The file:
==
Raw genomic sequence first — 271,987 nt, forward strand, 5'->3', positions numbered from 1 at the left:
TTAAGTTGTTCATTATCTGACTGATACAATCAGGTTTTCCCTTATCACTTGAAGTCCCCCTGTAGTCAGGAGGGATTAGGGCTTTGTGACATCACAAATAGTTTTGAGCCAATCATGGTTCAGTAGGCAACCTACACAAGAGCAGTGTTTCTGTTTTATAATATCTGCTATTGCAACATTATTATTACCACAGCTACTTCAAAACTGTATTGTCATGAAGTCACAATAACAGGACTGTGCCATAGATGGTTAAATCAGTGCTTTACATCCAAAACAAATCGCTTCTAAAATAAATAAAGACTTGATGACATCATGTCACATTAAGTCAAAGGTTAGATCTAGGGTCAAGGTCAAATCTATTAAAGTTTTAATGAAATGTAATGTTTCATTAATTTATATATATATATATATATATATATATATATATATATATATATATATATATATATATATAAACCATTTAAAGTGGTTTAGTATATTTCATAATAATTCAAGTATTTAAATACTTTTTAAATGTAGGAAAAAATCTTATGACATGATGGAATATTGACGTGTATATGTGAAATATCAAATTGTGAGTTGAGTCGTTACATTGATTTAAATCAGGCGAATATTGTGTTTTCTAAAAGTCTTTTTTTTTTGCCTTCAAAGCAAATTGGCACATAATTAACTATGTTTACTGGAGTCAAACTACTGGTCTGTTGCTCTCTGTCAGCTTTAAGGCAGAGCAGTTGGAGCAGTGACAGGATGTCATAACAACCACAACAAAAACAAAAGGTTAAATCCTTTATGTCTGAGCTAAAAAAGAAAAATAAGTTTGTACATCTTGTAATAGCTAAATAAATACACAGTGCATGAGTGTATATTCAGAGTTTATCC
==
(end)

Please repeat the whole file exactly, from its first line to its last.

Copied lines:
Raw genomic sequence first — 271,987 nt, forward strand, 5'->3', positions numbered from 1 at the left:
TTAAGTTGTTCATTATCTGACTGATACAATCAGGTTTTCCCTTATCACTTGAAGTCCCCCTGTAGTCAGGAGGGATTAGGGCTTTGTGACATCACAAATAGTTTTGAGCCAATCATGGTTCAGTAGGCAACCTACACAAGAGCAGTGTTTCTGTTTTATAATATCTGCTATTGCAACATTATTATTACCACAGCTACTTCAAAACTGTATTGTCATGAAGTCACAATAACAGGACTGTGCCATAGATGGTTAAATCAGTGCTTTACATCCAAAACAAATCGCTTCTAAAATAAATAAAGACTTGATGACATCATGTCACATTAAGTCAAAGGTTAGATCTAGGGTCAAGGTCAAATCTATTAAAGTTTTAATGAAATGTAATGTTTCATTAATTTATATATATATATATATATATATATATATATATATATATATATATATATATATATATATAAACCATTTAAAGTGGTTTAGTATATTTCATAATAATTCAAGTATTTAAATACTTTTTAAATGTAGGAAAAAATCTTATGACATGATGGAATATTGACGTGTATATGTGAAATATCAAATTGTGAGTTGAGTCGTTACATTGATTTAAATCAGGCGAATATTGTGTTTTCTAAAAGTCTTTTTTTTTTGCCTTCAAAGCAAATTGGCACATAATTAACTATGTTTACTGGAGTCAAACTACTGGTCTGTTGCTCTCTGTCAGCTTTAAGGCAGAGCAGTTGGAGCAGTGACAGGATGTCATAACAACCACAACAAAAACAAAAGGTTAAATCCTTTATGTCTGAGCTAAAAAAGAAAAATAAGTTTGTACATCTTGTAATAGCTAAATAAATACACAGTGCATGAGTGTATATTCAGAGTTTATCC